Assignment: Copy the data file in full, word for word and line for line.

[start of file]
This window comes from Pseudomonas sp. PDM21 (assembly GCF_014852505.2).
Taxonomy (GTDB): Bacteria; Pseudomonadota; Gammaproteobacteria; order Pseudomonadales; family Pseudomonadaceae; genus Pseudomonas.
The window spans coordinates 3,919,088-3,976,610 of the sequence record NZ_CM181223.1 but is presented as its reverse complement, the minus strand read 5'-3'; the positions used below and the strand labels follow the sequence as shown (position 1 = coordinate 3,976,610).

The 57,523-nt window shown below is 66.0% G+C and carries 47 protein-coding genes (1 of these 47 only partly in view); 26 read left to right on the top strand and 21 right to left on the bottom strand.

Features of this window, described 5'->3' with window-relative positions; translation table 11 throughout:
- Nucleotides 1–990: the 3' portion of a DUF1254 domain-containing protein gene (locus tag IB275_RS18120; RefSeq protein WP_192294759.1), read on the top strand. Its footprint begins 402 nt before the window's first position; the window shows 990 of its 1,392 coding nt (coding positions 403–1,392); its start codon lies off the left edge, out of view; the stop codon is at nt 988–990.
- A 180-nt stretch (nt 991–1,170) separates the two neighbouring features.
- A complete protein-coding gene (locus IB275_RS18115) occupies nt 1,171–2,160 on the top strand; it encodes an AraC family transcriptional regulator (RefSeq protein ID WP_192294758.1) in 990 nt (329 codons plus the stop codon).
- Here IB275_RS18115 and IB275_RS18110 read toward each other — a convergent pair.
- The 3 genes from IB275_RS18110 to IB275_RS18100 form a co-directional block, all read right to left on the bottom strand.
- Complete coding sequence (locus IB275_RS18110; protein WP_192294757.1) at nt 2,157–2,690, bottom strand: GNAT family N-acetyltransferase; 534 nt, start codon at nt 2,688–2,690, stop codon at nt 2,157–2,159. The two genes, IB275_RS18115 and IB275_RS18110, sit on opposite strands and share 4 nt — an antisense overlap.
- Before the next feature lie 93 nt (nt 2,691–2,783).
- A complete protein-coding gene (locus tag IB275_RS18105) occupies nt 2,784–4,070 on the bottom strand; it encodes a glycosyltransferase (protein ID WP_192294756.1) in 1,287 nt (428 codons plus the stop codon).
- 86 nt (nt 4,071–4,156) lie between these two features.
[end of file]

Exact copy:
This window comes from Pseudomonas sp. PDM21 (assembly GCF_014852505.2).
Taxonomy (GTDB): Bacteria; Pseudomonadota; Gammaproteobacteria; order Pseudomonadales; family Pseudomonadaceae; genus Pseudomonas.
The window spans coordinates 3,919,088-3,976,610 of the sequence record NZ_CM181223.1 but is presented as its reverse complement, the minus strand read 5'-3'; the positions used below and the strand labels follow the sequence as shown (position 1 = coordinate 3,976,610).

The 57,523-nt window shown below is 66.0% G+C and carries 47 protein-coding genes (1 of these 47 only partly in view); 26 read left to right on the top strand and 21 right to left on the bottom strand.

Features of this window, described 5'->3' with window-relative positions; translation table 11 throughout:
- Nucleotides 1–990: the 3' portion of a DUF1254 domain-containing protein gene (locus tag IB275_RS18120; RefSeq protein WP_192294759.1), read on the top strand. Its footprint begins 402 nt before the window's first position; the window shows 990 of its 1,392 coding nt (coding positions 403–1,392); its start codon lies off the left edge, out of view; the stop codon is at nt 988–990.
- A 180-nt stretch (nt 991–1,170) separates the two neighbouring features.
- A complete protein-coding gene (locus IB275_RS18115) occupies nt 1,171–2,160 on the top strand; it encodes an AraC family transcriptional regulator (RefSeq protein ID WP_192294758.1) in 990 nt (329 codons plus the stop codon).
- Here IB275_RS18115 and IB275_RS18110 read toward each other — a convergent pair.
- The 3 genes from IB275_RS18110 to IB275_RS18100 form a co-directional block, all read right to left on the bottom strand.
- Complete coding sequence (locus IB275_RS18110; protein WP_192294757.1) at nt 2,157–2,690, bottom strand: GNAT family N-acetyltransferase; 534 nt, start codon at nt 2,688–2,690, stop codon at nt 2,157–2,159. The two genes, IB275_RS18115 and IB275_RS18110, sit on opposite strands and share 4 nt — an antisense overlap.
- Before the next feature lie 93 nt (nt 2,691–2,783).
- A complete protein-coding gene (locus tag IB275_RS18105) occupies nt 2,784–4,070 on the bottom strand; it encodes a glycosyltransferase (protein ID WP_192294756.1) in 1,287 nt (428 codons plus the stop codon).
- 86 nt (nt 4,071–4,156) lie between these two features.